codeine, phenylephrine, and promethazine
What is codeine, phenylephrine, and promethazine?
Codeine is a narcotic. It is a pain reliever and a cough suppressant.
Codeine, phenylephrine, and promethazine may also be used for purposes not listed in this medication guide.
Codeine can slow or stop your breathing, and may be habit-forming. MISUSE OF THIS MEDICINE CAN CAUSE ADDICTION, OVERDOSE, OR DEATH, especially in a child or other person using the medicine without a prescription.
This medicine is not for use in anyone under 18.
Taking this medicine during pregnancy may cause life-threatening withdrawal symptoms in the newborn.
Fatal side effects can occur if you use this medicine with alcohol, or with other drugs that cause drowsiness or slow your breathing.
What should I discuss with my doctor before taking codeine, phenylephrine, and promethazine?
Do not use this medicine if you have used an MAO inhibitor in the past 14 days. A dangerous drug interaction could occur. MAO inhibitors include isocarboxazid, linezolid, methylene blue injection, phenelzine, rasagiline, selegiline, tranylcypromine, and others.
You should not use codeine, phenylephrine, and promethazine if you are allergic to it, or if you have:
asthma, pneumonia, or other lung problems;
high blood pressure; or
blood circulation problems.
In some people, codeine breaks down rapidly in the liver and reaches higher than normal levels in the body. This can cause dangerously slow breathing and may cause death, especially in a child.
Do not give this medicine to anyone younger than 18 years old.
To make sure this medicine is safe for you, tell your doctor if you have ever had:
drug or alcohol addiction;
severe or ongoing cough;
a thyroid disorder;
a blood cell disorder;
Addison's disease (an adrenal gland disorder);
enlarged prostate, problems with urination;
liver or kidney disease; or
surgery (recent or planned).
If you use codeine while you are pregnant, your baby could become dependent on the drug. This can cause life-threatening withdrawal symptoms in the baby after it is born. Babies born dependent on habit-forming medicine may need medical treatment for several weeks. Tell your doctor if you are pregnant or plan to become pregnant.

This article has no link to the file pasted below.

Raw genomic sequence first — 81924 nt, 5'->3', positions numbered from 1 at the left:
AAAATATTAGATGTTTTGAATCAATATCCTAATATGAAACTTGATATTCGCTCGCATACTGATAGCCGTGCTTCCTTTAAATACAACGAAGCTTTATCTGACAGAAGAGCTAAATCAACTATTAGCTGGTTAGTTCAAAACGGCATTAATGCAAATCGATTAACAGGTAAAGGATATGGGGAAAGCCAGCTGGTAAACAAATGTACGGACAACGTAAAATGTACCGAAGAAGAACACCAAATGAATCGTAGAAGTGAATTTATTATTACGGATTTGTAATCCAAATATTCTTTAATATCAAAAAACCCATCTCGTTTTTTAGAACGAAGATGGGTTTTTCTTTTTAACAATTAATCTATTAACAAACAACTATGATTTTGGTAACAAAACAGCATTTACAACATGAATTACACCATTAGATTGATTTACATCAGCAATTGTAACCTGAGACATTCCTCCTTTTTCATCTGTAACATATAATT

Do not breast-feed. Codeine can pass into breast milk and may cause drowsiness, breathing problems, or death in a nursing baby. Promethazine may slow breast milk production.
How should I take codeine, phenylephrine, and promethazine?
Follow all directions on your prescription label. Codeine and promethazine can slow or stop your breathing. Never use this medicine in larger amounts, or for longer than prescribed. Cough or cold medicine is usually taken only for a short time until your symptoms clear up.
Codeine may be habit-forming, even at regular doses. Never share this medicine with another person, especially someone with a history of drug abuse or addiction. MISUSE OF NARCOTIC MEDICINE CAN CAUSE ADDICTION, OVERDOSE, OR DEATH, especially in a child or other person using the medicine without a prescription. Selling or giving away codeine is against the law.
You should not use antihistamine medication to make a child sleepy.
Measure liquid medicine with the dosing syringe provided, or with a special dose-measuring spoon or medicine cup. If you do not have a dose-measuring device, ask your pharmacist for one.
If you need surgery or medical tests, tell the surgeon or doctor ahead of time that you have used a cough or cold medicine in the past few days.
Store at room temperature away from moisture, heat, and light. Do not freeze.